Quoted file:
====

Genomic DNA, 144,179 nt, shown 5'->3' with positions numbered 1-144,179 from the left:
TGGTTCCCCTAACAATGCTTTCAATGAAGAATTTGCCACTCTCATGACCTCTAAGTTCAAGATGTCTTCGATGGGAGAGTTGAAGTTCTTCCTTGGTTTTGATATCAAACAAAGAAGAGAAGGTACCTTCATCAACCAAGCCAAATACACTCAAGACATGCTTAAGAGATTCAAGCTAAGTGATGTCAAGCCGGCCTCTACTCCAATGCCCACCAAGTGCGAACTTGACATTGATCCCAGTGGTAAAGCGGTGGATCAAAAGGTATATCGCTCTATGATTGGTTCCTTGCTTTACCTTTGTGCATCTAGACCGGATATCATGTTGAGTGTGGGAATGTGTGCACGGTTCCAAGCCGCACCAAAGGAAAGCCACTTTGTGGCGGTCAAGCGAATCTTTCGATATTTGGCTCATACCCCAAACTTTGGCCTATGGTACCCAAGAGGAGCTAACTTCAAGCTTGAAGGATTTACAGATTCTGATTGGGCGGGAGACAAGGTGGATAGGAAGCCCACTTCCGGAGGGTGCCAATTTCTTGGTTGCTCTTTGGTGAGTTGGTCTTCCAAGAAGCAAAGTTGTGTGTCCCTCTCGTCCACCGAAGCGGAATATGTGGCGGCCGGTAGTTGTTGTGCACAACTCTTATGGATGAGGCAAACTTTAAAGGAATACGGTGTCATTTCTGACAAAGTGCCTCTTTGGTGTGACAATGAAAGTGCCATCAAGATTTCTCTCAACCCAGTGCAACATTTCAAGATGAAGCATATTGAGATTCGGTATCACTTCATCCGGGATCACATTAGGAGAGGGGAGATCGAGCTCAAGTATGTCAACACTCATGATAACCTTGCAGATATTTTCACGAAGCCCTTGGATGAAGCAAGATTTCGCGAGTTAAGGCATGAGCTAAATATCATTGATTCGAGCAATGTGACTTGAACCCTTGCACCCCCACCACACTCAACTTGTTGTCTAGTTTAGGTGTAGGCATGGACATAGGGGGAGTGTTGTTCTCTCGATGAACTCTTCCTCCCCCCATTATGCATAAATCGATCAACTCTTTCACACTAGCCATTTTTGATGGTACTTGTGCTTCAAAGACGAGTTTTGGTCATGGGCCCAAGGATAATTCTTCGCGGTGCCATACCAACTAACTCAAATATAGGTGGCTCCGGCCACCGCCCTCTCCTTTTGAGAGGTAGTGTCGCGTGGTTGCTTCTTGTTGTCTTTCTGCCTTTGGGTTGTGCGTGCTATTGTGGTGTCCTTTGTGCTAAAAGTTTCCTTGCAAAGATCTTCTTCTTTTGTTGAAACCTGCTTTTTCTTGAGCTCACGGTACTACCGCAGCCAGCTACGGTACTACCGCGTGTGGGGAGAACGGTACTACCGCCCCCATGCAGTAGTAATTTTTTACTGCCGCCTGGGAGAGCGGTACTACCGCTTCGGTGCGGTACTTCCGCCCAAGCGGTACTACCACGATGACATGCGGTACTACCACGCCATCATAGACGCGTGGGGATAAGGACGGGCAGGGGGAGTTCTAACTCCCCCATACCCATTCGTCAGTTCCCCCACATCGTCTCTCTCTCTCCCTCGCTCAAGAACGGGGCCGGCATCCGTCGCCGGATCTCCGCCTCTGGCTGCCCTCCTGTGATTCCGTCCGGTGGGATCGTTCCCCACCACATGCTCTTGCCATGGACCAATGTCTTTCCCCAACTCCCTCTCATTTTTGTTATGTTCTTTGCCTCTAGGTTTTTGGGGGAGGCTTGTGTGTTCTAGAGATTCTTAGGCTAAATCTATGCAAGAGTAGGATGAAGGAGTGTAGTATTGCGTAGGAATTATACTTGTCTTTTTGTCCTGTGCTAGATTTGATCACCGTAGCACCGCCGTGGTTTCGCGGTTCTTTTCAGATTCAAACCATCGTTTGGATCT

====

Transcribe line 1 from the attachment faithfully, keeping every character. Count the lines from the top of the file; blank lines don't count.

Genomic DNA, 144,179 nt, shown 5'->3' with positions numbered 1-144,179 from the left: